Wall from Early Islamic Period Prevents Continued Excavation of Tunnel between Silwan and the Old City
Over the past three years, the Israel Antiquities Authority has been excavating a tunnel along the route of an ancient street that was dated by the excavators to the Byzantine period. The project was initiated with funding by the Elad Association and is supported by the government of Israel as part of the Shalem Plan to connect Silwan to the Old City through underground tourist routes. In 2018, the government allocated a record sum of approximately NIS 47 million for archaeological excavations in Silwan / City of David.
The ancient street was excavated from the Givati Parking Lot located at the entrance to the village of Silwan (No. 2 on the attached map) parallel to the route of another tunnel known as “the Pilgrim’s Route,” which is about five meters west of it (marked with a black line, parallel to No. 10 on the map). During the excavation, the excavators reached the foundations of a massive wall that they identified as part of the Umayyad palace complex (built in the 7th century CE, at the beginning of the Muslim period). A number of these palaces (some identify them as government buildings) were exposed by the Hebrew University’s archaeological excavations at the Southern Wall, later turned into a tourist site now known as the Davidson Center (No. 6 on the map). Remains of the buildings are visible south of the Temple Mount / Haram al-Sharif to this day. The wall that is now being exposed is located just above the Byzantine street, and if it is not taken down, it will not be possible to continue digging the tunnel into the Davidson Center.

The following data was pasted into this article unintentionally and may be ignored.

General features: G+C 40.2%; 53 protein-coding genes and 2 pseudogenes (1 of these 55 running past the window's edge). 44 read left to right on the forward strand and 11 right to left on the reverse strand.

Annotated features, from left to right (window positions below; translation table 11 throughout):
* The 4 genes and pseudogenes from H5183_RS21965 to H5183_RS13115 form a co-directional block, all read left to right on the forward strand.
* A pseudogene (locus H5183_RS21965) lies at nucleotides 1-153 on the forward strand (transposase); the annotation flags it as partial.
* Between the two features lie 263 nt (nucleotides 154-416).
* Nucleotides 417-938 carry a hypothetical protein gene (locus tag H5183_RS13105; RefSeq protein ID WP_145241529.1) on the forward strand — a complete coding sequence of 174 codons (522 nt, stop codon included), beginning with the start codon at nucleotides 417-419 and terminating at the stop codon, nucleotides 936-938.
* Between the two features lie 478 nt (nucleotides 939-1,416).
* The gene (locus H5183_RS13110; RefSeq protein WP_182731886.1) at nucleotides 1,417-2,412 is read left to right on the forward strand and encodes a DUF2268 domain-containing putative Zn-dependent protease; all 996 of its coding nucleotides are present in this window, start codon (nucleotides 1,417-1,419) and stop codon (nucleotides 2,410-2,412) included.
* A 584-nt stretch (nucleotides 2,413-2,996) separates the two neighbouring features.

The Israel Antiquities Authority now faces a dilemma. From a professional standpoint, the wall should be left in its proper place, but the practical significance of this is a halt to the excavation, which began as part of a government decision to connect Silwan with the excavations south of the Temple Mount / Haram al-Sharif.
This quandary began with an earlier scientific wrongdoing committed in its choice of an excavation method for the tunnels that fell out of use in archaeological research about a hundred years ago, in part because of cases like this. The excavation, managed by the Antiquities Authority and funded by the Elad Association in Silwan, uses horizontal digging that does not allow for identification of the different strata, vital to understanding the relationship between the various periods. This severe limitation is the basis for the consensus among archaeologists today that data revealed using this method is lacking in scientific merit.
In the reality of Jerusalem, where remains of building are not only scientifically significant but have symbolic and emotional resonance as well, the damage caused by the tunnels excavations has a negative impact on the possibility of presenting the city’s many cultures and their histories in a balanced manner. This is not only an archaeology-tourism problem, but a political problem of ignoring and even erasing certain historical strata, in order to present Jerusalem in a manner that serves the settlement enterprise in the Old City basin.